Demarini, Easton and TPX Baseball Bats
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— Where BTF's Members Investigate the Grand Old Game
Wednesday, November 20, 2002
Slicing the Stats
Batting Average and Home Runs visit Dan’s delicatessen.
When looking at a player’s performance, my favorite thing to do is break it down into small pieces—to see how the individual components of their play combine to create their total value. Sometimes, useful bits of information come from that kind of analysis; other times, you find something interesting or unexpected. Two statistics that are useful for this purpose are batting average on balls in play and home runs on contact. I used both statistics in articles about players during the 2002 season, so this will serve as a chance to see how those players finished the season, and how players in 2002 stacked up against each other and against players of the past.
Batting Average on Balls In Play (BABIP)
Batting average on balls in play isolates the component of batting average (and on-base percentage) that comes on balls are put into play by the batter—balls that fielders can make plays on. While hitters do exert a great deal of influence on the outcome of balls in play, a lot of other factors affect the outcome as well, including the skill of the fielders and simple chance. BABIP is calculated with the formula (H-HR)/(AB+SF+SH-SO-HR).
Around the middle of the season, I noted that Bret Boone was struggling despite performing at his career level or better in many important categories such as walks, strikeouts, and power. Boone’s problem was an abysmal batting average on balls in play, which appeared to be the best case for him: BABIP is subject to a higher degree of variance than other offensive statistics, so it was more likely that Boone was experiencing a flukish low than a meaningful offensive decline.
At that time, Boone’s BABIP was just .243, lower than it had ever been over a full season, and well below his career .288 average. As such, it seemed reasonable to expect Boone to do noticeably better during the second half, and end up with a BABIP between his season-to-date .243 and his career .288. Instead, Boone closed out the season by posting a .369 BABIP over 261 at bats, raising his final BABIP to .296—above his career rate. During that time, Boone essentially hit as well as he did in 2001, which turned out to be just about the only bright spot for Seattle in the second half of the season.
While Boone’s BABIP turned out better than expected, it was far from the best of 2002. That honor goes to Milwaukee’s Jose Hernandez—yes, the same Jose Hernandez who made news by nearly breaking the strikeout record reached historical significance in another statistic, only nobody noticed this one.
When Hernandez put the ball in play, he got a lot of hits—so many that he made more outs by striking out (188) than he did on balls in play (187, including reaching on errors). Hernandez’s BABIP was .404, which comfortably led the league:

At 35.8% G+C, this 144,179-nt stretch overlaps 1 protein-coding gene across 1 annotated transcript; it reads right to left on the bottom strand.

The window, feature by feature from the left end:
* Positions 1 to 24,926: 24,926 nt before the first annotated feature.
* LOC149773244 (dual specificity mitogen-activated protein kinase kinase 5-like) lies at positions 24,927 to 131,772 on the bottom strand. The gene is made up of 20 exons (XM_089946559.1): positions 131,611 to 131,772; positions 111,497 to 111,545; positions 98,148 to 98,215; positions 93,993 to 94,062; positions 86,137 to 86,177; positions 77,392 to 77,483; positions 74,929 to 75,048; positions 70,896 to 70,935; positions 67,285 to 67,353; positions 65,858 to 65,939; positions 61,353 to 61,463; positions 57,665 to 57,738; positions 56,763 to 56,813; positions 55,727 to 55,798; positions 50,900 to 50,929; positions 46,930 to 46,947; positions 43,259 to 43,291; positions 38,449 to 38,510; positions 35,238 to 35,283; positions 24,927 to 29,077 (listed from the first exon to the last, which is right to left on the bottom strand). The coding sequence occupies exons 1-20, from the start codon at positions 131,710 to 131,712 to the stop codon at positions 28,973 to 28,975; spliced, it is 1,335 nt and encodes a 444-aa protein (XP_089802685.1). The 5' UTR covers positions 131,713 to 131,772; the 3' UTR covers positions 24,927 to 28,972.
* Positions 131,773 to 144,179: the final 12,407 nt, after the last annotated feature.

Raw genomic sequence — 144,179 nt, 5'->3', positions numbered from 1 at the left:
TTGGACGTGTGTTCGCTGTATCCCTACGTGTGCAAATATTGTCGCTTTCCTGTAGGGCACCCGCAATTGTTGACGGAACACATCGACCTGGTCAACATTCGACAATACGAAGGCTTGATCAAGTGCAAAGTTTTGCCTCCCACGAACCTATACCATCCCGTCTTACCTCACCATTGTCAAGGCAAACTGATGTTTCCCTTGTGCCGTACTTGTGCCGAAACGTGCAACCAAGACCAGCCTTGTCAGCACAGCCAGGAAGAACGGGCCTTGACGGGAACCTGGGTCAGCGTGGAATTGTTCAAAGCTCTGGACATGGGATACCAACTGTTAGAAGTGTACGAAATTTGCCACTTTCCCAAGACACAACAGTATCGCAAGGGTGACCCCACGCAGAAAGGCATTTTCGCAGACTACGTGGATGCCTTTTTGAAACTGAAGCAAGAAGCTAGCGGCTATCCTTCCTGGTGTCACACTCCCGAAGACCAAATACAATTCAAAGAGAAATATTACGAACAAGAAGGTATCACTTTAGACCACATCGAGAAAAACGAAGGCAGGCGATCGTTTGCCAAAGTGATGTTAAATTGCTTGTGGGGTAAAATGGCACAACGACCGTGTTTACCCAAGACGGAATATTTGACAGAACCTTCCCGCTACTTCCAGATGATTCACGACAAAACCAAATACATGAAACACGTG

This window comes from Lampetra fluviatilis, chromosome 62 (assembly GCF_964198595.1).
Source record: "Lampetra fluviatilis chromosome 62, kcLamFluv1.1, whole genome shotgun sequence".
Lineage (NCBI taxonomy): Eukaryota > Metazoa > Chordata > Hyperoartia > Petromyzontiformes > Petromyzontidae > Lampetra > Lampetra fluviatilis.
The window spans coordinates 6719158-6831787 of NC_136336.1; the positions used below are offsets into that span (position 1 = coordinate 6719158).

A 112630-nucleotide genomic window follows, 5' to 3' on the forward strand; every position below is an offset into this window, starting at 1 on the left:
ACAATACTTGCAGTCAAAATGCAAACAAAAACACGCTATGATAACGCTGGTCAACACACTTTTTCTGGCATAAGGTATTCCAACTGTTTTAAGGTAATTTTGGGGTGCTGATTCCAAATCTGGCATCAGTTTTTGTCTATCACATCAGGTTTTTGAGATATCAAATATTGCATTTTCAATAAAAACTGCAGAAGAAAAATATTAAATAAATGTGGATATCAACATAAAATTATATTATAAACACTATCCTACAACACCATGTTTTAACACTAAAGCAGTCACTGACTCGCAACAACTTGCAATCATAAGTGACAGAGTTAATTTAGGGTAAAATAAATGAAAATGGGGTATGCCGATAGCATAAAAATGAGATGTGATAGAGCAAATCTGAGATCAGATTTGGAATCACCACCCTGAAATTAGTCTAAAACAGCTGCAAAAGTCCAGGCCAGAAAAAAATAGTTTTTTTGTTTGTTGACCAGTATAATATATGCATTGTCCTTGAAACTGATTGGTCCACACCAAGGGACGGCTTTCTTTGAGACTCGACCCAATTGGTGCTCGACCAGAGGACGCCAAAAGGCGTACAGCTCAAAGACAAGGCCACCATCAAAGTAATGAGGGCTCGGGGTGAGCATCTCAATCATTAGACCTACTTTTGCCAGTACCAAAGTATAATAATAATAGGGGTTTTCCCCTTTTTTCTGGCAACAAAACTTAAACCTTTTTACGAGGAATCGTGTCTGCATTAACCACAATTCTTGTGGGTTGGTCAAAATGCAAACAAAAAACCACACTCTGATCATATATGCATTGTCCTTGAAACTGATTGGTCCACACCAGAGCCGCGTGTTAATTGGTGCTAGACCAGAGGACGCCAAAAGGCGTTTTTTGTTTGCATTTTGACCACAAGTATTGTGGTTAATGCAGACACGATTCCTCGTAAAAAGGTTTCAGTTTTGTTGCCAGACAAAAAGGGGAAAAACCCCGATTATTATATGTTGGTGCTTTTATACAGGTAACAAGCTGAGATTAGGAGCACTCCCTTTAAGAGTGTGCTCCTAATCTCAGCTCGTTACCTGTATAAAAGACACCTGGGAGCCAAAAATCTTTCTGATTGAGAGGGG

2002 BABIP Leaders (Min 300 PA) 1. Jose Hernandez, MIL .404 2. Jim Edmonds, STL .375 3. Manny Ramirez, BOS .373 4. Bernie Williams, NYY .372 5. Austin Kearns, CIN .370 6. Quinton McCracken, ARI .357 7. Adam Kennedy, ANA .356 8. Bobby Abreu, PHI .354 9. Larry Walker, COL .353 10. Dan Wilson, SEA .350More interesting is where Hernandez’s season ranks all-time:
1913-2002 Single Season BABIP Leaders (Min 500 PA, SF not included) 1. Babe Ruth, 1923 .419 2. Rod Carew, 1977 .411 3. Rogers Hornsby, 1924 .411 4. George Sisler, 1922 .411 5. Manny Ramirez, 2000 .408 6. Jose Hernandez, 2002 .406 7. Andres Galarraga, 1993 .405 8. Roberto Clemente, 1967 .405 9. Ty Cobb, 1913 .403 10. Willie McGee, 1990 .400
Jose Hernandez reached a historical level of success at turning his balls in play into hits in 2002, but unfortunately, all the attention was focused on his strikeout record.
Home Runs on Contact (HR/Contact)
Home runs on contact provides a very pure measurement of a player’s home run power by removing non-home run opportunities such as strikeouts. The question HR/Contact answers is this: if a hitter hits a ball, how often does he hit it hard enough to hit a home run? HR/Contact is calculated with the formula HR/(AB+SF-SO). Here are the 2002 leaders
2002 HR/Contact Leaders (Min 300 PA) 1. Jim Thome, CLE .150 2. Barry Bonds, SF .128 3. Sammy Sosa, CHI .118 4. Alex Rodriguez, TEX .113 5. Russell Branyan, CIN .104 6. Manny Ramirez, BOS .094 7. Rafael Palmeiro, TEX .094 8. Jeremy Giambi, PHI .091 9. Lance Berkman, HOU .091 10. Jason Giambi, NYY .091
And the historical leaders:
1913-2002 Single Season HR/Contact Leaders (Min 500 PA, SF not included) 1. Mark McGwire, 1998 .198 2. Barry Bonds, 2001 .191 3. Mark McGwire, 1999 .171 4. Mark McGwire, 1996 .167 5. Jim Thome, 2002 .152 6. Sammy Sosa, 2001 .151 7. Jim Thome, 2001 .144 8. Babe Ruth, 1920 .143 9. Sammy Sosa, 1998 .140 10. Sammy Sosa, 1999 .139
Jim Thome’s best HR/Contact season to date was also one of the best ever. His 2.23 total bases per hit (TB/H) also led the major leagues and was the 12th best mark ever in that category. Thome is clearly one of the most powerful hitters in the major leagues, if not the most powerful.
Jeremy Giambi’s eighth-place ranking is a show of power that some worried he would lack, and another indication of his potential. And Alex Rodriguez reached a career high in this metric and in TB/H as his power hitting continued to improve.
Rather than measuring overall value, these statistics help to demonstrate some of the specific areas where that value comes from. In doing so, they also show the characteristics that distinguish major league hitters—characteristics that might not show up as clearly in more inclusive metrics.
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